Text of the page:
Skin concerns are one of the top reasons owners bring their pets to the veterinarian. From rashes, to skin discoloration, to various lumps and bumps, pet owners often ask, “What’s up with my pet’s skin?” Following are some common dermatologic conditions of pets, and their typical signs. Of course, if you are concerned about your pet’s skin, you should see your Stone Ridge veterinary team for an evaluation.
Like their owners, pets can suffer from allergies, but while we may have a scratchy throat or watery eyes during a flare-up, pets often develop itchy skin, and uncomfortable secondary infections. Allergic skin problems often manifest as pustules, patches of reddened skin, or hair loss where the pet has been licking. Some pets will develop exudative lesions under the fur where bacteria proliferate, and form a “hot spot.” Sometimes, the skin surface may become darker, often indicating a chronic skin problem. Dermatitis, or skin inflammation, can occur anywhere on the body, but affected areas usually include the inguinal region and the feet. Pets can be allergic to virtually anything, but allergic skin disease is most commonly caused by flea saliva, a dietary protein, or an environmental allergen. Diagnosing your pet’s allergy can take time, but is worth the effort, especially if your pet suffers from year-round allergic skin disease.
When skin cells produce an excess of keratinous and sebaceous material, seborrhea occurs. This condition is characterized by a greasy hair coat, and dry, flaky skin. Seborrhea is often secondary to an underlying condition, such as allergies or a hormonal imbalance, but can also be a genetic problem in certain breeds, such as the cocker spaniel, basset hound, and West Highland white terrier. Diagnosing any associated disease is essential to combat this unpleasant skin disorder, which can lead to inflamed sebaceous glands, cysts, or secondary infections, if left untreated. If your veterinarian diagnoses seborrhea or seborrheic dermatitis in your pet, expect to go home with a medicated shampoo, a skin supplement, and medications necessary to treat underlying conditions.
Hair loss, or, alopecia, can occur because of a variety of underlying problems. Itchy, allergic dogs may lose hair from their constant licking and chewing at the skin. Other pets may have patchy hair loss as a result of ectoparasites, like fleas or mites. Still other pets may exhibit alopecia because of hormonal dysfunction, such as a thyroid condition, or Cushing’s disease. If your pet is losing more hair than normal, or you notice missing hair patches, contact your Stone Ridge veterinary team.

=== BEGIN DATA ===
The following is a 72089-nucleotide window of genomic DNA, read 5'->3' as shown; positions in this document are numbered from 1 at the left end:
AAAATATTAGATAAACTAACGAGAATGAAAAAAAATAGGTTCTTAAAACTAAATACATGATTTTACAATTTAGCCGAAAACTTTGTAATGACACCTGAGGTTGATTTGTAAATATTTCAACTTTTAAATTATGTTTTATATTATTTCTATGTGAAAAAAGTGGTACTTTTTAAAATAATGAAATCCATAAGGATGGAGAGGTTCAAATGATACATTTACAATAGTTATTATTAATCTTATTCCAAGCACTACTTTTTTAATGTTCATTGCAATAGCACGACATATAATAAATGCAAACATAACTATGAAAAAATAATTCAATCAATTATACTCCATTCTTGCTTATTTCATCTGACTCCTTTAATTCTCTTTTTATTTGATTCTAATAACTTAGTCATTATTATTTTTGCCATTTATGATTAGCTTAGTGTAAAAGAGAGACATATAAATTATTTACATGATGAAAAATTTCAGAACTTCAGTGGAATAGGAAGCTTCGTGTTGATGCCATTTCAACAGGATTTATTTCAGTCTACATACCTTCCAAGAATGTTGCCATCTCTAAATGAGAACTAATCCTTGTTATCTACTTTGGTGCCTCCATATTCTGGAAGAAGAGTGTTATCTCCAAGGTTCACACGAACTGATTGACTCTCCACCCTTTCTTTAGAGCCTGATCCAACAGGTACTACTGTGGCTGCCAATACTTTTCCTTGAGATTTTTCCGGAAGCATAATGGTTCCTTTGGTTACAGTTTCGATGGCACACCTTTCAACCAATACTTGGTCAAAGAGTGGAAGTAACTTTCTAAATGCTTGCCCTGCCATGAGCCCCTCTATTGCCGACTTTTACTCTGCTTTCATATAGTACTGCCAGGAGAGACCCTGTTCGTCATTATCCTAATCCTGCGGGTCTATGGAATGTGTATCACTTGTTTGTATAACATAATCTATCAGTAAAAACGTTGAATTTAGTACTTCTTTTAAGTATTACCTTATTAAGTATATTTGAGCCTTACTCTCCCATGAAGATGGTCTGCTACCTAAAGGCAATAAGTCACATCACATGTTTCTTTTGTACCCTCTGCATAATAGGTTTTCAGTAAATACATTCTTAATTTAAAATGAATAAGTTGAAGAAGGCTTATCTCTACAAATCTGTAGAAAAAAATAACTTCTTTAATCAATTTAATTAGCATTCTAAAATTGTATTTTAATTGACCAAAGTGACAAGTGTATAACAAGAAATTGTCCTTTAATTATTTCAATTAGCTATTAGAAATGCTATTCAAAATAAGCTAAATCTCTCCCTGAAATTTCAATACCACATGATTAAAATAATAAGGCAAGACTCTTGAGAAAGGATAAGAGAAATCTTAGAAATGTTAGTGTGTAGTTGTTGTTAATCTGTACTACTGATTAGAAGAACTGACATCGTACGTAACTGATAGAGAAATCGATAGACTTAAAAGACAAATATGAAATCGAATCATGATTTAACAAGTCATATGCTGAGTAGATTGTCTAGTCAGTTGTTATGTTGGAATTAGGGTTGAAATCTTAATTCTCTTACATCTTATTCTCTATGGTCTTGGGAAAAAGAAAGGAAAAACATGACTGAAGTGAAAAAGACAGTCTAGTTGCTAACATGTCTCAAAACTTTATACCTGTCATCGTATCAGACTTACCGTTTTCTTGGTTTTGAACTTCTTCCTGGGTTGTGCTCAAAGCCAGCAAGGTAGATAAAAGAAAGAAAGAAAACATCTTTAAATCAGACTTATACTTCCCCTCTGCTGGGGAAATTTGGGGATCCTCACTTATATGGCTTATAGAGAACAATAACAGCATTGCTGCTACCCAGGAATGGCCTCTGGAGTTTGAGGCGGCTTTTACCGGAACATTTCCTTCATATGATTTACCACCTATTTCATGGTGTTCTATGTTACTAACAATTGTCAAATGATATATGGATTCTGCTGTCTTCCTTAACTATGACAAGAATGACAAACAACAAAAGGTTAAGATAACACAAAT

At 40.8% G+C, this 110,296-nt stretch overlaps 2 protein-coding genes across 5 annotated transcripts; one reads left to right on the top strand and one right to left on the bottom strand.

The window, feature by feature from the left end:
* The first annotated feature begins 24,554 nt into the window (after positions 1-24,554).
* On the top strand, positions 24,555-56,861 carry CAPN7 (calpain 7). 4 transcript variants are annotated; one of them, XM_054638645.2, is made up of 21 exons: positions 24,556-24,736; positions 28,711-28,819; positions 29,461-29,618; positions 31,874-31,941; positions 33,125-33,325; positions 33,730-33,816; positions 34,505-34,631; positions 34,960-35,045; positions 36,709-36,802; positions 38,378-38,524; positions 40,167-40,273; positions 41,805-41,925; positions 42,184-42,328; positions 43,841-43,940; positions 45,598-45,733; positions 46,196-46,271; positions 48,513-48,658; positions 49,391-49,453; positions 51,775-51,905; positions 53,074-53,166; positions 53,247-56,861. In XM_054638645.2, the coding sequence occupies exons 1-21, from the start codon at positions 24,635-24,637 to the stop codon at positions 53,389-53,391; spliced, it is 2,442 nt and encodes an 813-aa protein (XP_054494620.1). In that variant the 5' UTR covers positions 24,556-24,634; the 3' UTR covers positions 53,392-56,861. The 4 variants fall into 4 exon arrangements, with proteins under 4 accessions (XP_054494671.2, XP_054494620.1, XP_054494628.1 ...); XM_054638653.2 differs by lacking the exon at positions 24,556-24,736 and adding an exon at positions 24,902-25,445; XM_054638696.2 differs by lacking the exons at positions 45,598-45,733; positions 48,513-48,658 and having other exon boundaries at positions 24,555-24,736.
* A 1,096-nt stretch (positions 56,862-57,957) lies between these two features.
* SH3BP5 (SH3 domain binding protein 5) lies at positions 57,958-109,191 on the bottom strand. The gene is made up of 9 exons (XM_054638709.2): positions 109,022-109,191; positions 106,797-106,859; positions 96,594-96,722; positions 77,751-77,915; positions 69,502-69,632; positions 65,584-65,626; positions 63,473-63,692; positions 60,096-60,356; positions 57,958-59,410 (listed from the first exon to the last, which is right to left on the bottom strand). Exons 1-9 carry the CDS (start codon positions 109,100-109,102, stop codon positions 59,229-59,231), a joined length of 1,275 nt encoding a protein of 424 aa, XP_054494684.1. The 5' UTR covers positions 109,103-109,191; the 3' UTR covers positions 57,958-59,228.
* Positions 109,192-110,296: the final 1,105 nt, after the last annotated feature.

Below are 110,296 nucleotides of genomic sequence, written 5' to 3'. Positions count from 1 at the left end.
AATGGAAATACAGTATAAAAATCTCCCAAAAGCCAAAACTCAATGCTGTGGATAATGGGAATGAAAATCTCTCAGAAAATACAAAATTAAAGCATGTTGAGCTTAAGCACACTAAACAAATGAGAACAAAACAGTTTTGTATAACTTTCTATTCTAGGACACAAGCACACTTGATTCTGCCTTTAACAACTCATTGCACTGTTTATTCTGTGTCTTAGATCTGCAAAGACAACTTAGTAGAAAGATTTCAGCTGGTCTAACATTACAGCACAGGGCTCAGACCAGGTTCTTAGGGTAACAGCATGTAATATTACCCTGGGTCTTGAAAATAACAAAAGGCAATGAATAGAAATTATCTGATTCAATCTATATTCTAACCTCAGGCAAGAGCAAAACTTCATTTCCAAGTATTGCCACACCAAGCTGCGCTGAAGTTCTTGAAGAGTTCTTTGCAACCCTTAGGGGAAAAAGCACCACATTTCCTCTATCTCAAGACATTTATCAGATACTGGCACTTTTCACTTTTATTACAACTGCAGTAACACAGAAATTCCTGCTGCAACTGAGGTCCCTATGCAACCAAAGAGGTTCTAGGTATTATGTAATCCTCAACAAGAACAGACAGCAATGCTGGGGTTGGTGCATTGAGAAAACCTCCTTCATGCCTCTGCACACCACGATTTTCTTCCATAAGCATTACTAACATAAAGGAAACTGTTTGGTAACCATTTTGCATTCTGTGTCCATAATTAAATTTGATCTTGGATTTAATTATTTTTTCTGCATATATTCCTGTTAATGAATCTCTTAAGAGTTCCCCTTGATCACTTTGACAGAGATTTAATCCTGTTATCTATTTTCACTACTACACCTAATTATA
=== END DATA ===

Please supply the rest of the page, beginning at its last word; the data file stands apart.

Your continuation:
This uncomfortable skin problem occurs when a type of mite (i.e., Sarcoptes scabiei, Demodex cani, or Demodex cati) finds a cozy home on your pet. To survive, the mites burrow beneath the skin, feeding off skin cells and other tissues, and causing intense itching, hair loss, scabbing, and sores. Treatment often involves a combination of anti-parasitic and anti-itch medications, along with topical products, to help relieve your pet’s discomfort. While Sarcoptes scabiei is contagious to other pets—and humans—most Demodex species won’t spread to other people, or animals.
Lumps, bumps, and tumors are exceedingly common in pets, and can present anywhere from large, fatty lumps under the skin to small, red, raised growths. Fortunately, many skin tumors in pets are benign, but some can be malignant and aggressive. If your pet has an unusual growth on or under the skin, we can perform some simple diagnostics that will help them make the right diagnosis.
Great skin and coat health starts with great grooming. While your Stone Ridge veterinary team should be your first stop if your pet has a dermatologic condition, keeping up with their regular grooming appointments is an important component of maintaining clean, healthy, refreshed skin. If our veterinarian prescribes a medicated shampoo or conditioner, ensure you bring these to your appointment, along with any grooming recommendations. Contact our salon for an appointment, and let us help your pet.
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